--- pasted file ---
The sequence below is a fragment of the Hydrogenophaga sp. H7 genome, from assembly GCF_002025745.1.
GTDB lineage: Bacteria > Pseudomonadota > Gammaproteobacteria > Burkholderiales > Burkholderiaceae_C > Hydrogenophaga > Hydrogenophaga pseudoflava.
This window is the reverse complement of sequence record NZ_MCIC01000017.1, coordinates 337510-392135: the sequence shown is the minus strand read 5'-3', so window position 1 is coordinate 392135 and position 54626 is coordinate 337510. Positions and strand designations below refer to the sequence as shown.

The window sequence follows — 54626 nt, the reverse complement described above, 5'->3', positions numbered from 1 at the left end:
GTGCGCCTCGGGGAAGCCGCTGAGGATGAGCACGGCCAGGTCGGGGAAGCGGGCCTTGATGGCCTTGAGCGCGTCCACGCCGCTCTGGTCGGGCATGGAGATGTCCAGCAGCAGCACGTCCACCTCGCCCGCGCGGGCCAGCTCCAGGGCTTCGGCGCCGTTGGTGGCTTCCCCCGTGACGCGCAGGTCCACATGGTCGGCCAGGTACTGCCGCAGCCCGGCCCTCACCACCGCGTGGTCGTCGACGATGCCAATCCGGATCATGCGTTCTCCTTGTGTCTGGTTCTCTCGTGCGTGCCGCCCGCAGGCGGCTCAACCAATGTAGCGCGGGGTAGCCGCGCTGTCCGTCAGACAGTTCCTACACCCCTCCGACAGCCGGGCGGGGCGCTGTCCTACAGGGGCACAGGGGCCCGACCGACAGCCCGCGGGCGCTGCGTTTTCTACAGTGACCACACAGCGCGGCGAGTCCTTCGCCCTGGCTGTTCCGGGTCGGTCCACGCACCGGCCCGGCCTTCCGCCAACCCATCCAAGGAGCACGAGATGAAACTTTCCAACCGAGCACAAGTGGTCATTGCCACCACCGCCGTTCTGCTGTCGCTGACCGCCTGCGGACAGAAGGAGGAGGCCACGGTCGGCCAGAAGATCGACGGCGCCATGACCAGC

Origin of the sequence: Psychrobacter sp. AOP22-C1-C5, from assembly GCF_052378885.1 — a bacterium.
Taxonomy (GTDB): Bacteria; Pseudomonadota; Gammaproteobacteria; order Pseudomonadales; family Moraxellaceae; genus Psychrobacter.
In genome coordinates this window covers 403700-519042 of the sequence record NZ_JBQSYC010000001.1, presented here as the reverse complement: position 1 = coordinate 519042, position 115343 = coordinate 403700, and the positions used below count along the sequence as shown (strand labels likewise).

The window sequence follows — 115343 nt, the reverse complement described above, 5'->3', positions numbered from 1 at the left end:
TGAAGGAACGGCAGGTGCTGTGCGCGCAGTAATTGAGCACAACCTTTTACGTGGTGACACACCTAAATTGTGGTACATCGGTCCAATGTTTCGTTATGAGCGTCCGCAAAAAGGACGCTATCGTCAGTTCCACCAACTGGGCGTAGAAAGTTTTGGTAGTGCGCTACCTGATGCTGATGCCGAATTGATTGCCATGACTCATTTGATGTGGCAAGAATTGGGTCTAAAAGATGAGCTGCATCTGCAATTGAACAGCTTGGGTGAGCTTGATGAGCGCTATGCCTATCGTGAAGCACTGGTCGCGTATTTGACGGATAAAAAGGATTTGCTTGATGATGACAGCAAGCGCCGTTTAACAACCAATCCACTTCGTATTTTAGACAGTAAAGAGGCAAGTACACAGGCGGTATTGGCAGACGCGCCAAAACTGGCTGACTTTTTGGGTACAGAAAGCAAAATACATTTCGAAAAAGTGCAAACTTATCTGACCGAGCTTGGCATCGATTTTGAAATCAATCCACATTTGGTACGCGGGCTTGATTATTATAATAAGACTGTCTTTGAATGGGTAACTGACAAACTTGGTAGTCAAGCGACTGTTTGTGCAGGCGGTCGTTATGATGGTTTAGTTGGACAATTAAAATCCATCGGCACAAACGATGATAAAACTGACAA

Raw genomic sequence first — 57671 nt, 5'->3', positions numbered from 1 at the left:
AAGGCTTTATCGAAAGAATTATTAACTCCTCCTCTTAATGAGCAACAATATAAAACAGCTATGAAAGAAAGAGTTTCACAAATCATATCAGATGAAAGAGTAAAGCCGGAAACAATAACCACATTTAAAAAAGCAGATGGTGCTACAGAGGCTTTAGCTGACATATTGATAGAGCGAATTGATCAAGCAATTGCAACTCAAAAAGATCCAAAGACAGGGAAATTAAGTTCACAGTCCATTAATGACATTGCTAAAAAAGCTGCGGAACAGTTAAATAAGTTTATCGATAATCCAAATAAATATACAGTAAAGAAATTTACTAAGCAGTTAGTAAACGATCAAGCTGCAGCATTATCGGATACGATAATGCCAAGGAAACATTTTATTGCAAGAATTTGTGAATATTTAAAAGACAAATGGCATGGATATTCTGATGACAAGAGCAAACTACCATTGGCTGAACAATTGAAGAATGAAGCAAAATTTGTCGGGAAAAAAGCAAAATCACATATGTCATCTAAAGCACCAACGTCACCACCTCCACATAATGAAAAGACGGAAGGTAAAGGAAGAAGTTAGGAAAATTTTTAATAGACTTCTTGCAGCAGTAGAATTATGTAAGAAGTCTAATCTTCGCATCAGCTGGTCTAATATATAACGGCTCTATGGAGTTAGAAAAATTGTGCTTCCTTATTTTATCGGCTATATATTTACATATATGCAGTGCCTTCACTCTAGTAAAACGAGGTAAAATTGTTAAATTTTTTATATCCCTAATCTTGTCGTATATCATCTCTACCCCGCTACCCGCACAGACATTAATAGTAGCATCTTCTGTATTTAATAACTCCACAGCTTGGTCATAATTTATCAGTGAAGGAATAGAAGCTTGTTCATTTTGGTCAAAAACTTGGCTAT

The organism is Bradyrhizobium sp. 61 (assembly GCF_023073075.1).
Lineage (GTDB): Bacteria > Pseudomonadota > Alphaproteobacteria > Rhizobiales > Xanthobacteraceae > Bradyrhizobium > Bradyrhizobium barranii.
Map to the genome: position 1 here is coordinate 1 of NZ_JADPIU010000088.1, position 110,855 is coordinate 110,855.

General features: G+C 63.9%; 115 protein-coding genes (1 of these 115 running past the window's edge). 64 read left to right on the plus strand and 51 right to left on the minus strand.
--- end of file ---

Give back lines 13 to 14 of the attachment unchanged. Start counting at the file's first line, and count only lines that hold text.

The organism is Bradyrhizobium sp. 61 (assembly GCF_023073075.1).
Lineage (GTDB): Bacteria > Pseudomonadota > Alphaproteobacteria > Rhizobiales > Xanthobacteraceae > Bradyrhizobium > Bradyrhizobium barranii.